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1988.02.08 - Montezuma Hall, SDSU, San Diego, USA

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1988.02.08 - Montezuma Hall, SDSU, San Diego, USA Empty 1988.02.08 - Montezuma Hall, SDSU, San Diego, USA

Post by Soulmonster on Tue Jan 24, 2012 9:20 pm

February 8, 1988.

Montezuma Hall, SDSU.

San Diego, USA.

01. It's So Easy
02. Move to the City
03. Mr. Brownstone
04. Out Ta Get Me
05. Sweet Child O'Mine
06. Used to Love Her
07. My Michelle
08. Rocket Queen
09. Knockin' On Heaven's Door
10. Welcome to the Jungle
11. Nightrain
12. Patience
13. Paradise City

Axl Rose (vocals), Izzy Stradlin (rhythm guitarist), Slash (lead guitarist), Duff McKagan (bass) and Steven Adler (drums).

1988.02.08 - Montezuma Hall, SDSU, San Diego, USA Rightarrow Next concert: 1988.02.09.
1988.02.08 - Montezuma Hall, SDSU, San Diego, USA Leftarrow Previous concert: 1988.02.06.
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1988.02.08 - Montezuma Hall, SDSU, San Diego, USA Empty Re: 1988.02.08 - Montezuma Hall, SDSU, San Diego, USA

Post by Blackstar on Mon Jul 15, 2019 3:50 pm

Review in The San Diego Union, February 10, 1988:
Hard rockers 'crude, rude, rarely lewd'

Mikel Toombs
Toombs is a free-lance writer.

They may not exactly be deserving of bouquets, but Guns n' Roses shouldn't be shot down just yet -- no matter how appealing that prospect might seem to non-fans of the rough 'n' unsteady hard-rock band.

In fact, the Los Angeles-area musicians use their youthful wildness to their advantage, as they combine a bad reputation with often endearingly unpredictable song selection. It's no wonder that the band is the hottest discovery on the hip hard-rock scene today, an up-from-the-underground success story that managed to sell out Monday night's San Diego State University Montezuma Hall concert well in advance.

True to expectations, Guns n' Roses came out crude 'n' rude, although, intriguingly, given the level of its metal-minded peers, rarely lewd. It was a supremely sloppy show, as one might expect from a bunch that is notorious for putting drinking ahead of thinking.

Still, it was also an occasionally inspiring concert. Like so many other current bands -- including the Cult and Monday's opener, T.S.O.L. -- Guns n' Roses' roots are in the blues-based hard rock of the early '70s, but their interest in the form appeared to transcend trendiness. "I'd like to make my money being real," declared diatribe-prone singer W. Axl Rose, just one of the colorfully named characters in the quintet.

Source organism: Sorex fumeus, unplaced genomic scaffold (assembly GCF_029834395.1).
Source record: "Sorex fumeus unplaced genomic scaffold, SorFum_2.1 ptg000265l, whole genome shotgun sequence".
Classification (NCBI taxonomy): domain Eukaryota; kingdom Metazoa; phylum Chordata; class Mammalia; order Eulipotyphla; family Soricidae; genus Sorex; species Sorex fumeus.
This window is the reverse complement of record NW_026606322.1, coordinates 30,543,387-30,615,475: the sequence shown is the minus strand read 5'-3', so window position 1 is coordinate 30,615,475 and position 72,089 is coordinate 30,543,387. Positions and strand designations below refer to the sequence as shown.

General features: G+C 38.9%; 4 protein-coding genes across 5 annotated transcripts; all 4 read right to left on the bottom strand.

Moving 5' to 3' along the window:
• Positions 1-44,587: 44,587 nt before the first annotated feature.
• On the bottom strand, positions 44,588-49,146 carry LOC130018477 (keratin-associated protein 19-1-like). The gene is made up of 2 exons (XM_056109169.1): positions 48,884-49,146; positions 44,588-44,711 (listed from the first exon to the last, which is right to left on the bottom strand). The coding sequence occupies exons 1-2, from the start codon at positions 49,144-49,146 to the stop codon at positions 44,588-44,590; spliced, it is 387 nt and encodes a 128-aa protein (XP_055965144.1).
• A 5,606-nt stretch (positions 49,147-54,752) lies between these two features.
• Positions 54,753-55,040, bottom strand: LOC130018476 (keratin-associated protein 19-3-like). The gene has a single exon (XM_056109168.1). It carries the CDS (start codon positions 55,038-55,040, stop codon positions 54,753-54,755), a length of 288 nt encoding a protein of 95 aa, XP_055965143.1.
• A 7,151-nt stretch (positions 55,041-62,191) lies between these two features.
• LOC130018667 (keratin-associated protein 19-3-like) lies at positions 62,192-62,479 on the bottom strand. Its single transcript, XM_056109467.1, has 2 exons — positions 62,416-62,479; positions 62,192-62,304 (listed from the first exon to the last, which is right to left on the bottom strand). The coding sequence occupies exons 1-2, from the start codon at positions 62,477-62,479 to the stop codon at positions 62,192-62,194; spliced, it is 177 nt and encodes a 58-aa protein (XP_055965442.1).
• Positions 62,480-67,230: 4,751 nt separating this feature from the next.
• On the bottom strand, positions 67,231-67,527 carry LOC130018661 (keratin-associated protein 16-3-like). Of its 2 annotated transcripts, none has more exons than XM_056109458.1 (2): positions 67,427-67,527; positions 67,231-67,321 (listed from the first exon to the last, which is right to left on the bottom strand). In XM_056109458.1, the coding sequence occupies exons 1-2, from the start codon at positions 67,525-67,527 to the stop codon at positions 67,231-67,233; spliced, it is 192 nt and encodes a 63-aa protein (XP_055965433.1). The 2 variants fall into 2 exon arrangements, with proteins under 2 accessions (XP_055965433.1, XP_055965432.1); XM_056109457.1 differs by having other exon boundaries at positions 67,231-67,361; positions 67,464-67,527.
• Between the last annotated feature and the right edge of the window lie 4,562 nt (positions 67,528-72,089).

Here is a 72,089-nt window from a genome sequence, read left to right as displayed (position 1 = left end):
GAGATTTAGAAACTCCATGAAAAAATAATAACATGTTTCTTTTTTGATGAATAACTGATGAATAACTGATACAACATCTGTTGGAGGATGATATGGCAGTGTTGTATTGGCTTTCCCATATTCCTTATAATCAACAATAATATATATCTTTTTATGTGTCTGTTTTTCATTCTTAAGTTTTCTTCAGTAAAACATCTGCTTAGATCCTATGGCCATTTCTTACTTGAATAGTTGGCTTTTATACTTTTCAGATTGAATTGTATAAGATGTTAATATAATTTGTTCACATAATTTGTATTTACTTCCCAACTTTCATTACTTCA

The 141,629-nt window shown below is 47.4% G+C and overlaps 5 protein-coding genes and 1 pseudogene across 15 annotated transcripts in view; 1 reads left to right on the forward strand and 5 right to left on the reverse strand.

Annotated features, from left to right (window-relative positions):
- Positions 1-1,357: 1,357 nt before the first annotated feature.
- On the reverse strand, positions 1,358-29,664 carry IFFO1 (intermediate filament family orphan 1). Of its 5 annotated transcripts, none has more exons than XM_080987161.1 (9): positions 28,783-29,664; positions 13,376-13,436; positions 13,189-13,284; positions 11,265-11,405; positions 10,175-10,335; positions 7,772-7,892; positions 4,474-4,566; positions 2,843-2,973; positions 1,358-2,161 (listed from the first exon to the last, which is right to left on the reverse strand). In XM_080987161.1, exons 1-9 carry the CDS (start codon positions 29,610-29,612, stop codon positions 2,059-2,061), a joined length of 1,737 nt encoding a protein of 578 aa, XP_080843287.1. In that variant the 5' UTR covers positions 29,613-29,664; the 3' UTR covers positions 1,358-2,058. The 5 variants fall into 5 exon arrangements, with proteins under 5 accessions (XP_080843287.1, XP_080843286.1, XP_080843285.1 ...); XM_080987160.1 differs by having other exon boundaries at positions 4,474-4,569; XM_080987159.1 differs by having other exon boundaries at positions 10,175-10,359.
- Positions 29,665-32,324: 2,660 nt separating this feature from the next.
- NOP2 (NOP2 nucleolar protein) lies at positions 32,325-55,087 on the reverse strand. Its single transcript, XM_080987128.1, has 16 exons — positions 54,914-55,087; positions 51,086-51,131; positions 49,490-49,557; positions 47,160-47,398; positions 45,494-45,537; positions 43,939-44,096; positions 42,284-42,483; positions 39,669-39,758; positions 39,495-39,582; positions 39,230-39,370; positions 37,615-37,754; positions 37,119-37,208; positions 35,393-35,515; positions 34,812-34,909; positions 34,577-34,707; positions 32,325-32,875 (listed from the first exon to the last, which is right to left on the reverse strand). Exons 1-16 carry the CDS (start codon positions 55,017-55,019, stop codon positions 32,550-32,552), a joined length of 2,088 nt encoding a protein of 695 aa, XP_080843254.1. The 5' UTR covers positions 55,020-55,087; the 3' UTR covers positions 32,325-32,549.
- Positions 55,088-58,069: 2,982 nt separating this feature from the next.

Part of Guns n' Roses' reality included frantic rockers like "Out to Get Me," which was fueled by paranoia and driven by adrenalin, and "My Michelle." The latter wasn't really enhanced by lead guitarist Slash's halting attempts at a prettified introduction, but it turned into a perfectly respectable speed-metal workout.

Equally respectable were the band's ballads, especially "Sweet Child of Mine," for which Rose rasped out a reasonably touching vocal and Slash wrenchingly delivered a sensitive solo to surprising effect. Less imposing were such tedious songs as "Move to the City" and "Rocket Queen," seemingly remnants of the forgettable heyday of hard-rock boogie bands like Mountain and Ten Years After.

"Tedious" was also a good summation for the opening set by T.S.O.L. Somehow spawned by the L.A. punk-rock movement in the late '70s, the veteran band actually had less punk energy than the headliners.

In fact, T.S.O.L. came closer to deliberately re-creating the blues-rock cliches of the late '60s. Still, at times, especially on a set-closing version of the Doors' "Roadhouse Blues," its slow-but-sure-handed approach worked reasonably well.

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